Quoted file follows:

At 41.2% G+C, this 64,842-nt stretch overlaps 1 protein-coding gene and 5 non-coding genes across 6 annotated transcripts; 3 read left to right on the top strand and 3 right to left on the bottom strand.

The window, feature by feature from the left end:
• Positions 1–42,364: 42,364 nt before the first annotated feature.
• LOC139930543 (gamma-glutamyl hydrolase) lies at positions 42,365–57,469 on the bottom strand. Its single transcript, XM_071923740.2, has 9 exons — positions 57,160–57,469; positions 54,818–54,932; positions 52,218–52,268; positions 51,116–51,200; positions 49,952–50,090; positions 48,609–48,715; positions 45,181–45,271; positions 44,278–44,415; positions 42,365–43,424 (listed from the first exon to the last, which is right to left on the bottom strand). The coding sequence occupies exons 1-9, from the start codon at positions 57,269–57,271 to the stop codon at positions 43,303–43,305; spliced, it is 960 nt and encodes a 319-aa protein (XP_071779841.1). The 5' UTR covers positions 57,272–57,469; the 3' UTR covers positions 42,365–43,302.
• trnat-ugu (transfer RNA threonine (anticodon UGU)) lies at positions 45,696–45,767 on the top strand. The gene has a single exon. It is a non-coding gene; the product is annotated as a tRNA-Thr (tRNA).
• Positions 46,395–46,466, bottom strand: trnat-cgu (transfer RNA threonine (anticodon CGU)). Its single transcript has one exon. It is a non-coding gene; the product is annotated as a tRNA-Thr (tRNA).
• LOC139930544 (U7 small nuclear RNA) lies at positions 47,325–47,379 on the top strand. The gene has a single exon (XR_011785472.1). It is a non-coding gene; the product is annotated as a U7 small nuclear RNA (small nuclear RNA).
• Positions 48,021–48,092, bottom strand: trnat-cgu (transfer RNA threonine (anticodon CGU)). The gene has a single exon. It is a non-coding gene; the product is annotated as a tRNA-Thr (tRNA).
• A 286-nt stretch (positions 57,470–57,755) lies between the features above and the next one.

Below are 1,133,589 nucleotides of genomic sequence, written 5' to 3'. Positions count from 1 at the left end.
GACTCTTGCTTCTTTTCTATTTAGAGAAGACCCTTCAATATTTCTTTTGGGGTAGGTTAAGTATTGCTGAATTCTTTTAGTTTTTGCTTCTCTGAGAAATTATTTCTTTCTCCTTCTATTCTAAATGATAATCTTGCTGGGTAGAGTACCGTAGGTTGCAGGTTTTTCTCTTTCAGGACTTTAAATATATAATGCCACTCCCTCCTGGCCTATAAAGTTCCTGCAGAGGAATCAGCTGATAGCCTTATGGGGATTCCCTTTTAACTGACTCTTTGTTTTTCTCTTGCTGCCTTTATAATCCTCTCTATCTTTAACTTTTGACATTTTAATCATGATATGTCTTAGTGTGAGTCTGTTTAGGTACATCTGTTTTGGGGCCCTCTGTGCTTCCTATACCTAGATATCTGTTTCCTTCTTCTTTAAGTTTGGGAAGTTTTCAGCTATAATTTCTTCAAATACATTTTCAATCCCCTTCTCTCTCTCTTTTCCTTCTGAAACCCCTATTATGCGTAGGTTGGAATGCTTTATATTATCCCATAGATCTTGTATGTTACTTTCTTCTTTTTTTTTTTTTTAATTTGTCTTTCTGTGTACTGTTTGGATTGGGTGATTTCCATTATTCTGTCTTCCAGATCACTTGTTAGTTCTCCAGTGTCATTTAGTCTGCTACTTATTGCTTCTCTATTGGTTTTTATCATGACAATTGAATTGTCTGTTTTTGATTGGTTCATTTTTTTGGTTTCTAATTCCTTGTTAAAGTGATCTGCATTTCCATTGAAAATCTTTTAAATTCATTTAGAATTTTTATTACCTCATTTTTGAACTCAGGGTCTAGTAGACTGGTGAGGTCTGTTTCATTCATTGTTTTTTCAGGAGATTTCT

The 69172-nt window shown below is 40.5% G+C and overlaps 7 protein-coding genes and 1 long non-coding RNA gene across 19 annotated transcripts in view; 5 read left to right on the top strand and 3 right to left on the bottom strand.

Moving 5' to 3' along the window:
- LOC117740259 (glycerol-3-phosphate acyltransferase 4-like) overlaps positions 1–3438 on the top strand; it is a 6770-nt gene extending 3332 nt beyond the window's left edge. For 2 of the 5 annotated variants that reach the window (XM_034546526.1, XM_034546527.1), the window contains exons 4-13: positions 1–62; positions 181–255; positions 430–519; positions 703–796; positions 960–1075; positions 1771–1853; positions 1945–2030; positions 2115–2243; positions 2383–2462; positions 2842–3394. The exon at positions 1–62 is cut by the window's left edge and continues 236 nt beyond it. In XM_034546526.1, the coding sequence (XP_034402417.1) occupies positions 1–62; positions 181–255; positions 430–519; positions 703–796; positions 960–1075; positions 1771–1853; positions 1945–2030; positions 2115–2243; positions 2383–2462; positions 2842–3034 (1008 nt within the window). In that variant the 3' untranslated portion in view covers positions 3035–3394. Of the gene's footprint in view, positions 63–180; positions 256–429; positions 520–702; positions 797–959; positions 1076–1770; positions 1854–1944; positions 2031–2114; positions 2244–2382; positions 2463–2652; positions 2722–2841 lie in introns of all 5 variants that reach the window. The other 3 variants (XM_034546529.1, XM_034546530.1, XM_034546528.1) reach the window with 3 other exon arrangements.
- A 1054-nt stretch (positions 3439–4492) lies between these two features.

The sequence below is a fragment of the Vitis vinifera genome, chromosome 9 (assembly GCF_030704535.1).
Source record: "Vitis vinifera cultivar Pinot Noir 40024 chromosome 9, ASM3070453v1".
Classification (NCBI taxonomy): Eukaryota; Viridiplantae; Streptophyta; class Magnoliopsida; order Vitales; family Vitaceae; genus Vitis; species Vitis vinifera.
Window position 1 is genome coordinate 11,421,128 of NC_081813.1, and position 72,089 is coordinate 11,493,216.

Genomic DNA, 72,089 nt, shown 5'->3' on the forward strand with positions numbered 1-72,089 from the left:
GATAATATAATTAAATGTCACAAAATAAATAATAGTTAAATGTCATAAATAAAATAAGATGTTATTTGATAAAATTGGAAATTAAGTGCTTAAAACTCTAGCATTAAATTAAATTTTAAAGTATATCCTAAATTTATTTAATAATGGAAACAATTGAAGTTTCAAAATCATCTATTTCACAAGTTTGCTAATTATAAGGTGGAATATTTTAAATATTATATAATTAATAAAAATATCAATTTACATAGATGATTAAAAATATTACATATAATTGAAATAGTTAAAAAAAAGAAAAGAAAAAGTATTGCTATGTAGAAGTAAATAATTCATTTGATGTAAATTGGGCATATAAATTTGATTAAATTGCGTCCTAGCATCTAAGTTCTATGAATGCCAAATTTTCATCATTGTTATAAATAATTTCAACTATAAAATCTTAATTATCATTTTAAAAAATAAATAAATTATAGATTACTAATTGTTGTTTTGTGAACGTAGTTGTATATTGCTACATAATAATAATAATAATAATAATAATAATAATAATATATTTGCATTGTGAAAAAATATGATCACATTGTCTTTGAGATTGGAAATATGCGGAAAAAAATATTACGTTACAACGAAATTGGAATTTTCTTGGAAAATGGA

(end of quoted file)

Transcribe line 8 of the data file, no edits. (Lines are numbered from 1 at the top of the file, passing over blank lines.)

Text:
• Positions 48,021–48,092, bottom strand: trnat-cgu (transfer RNA threonine (anticodon CGU)). The gene has a single exon. It is a non-coding gene; the product is annotated as a tRNA-Thr (tRNA).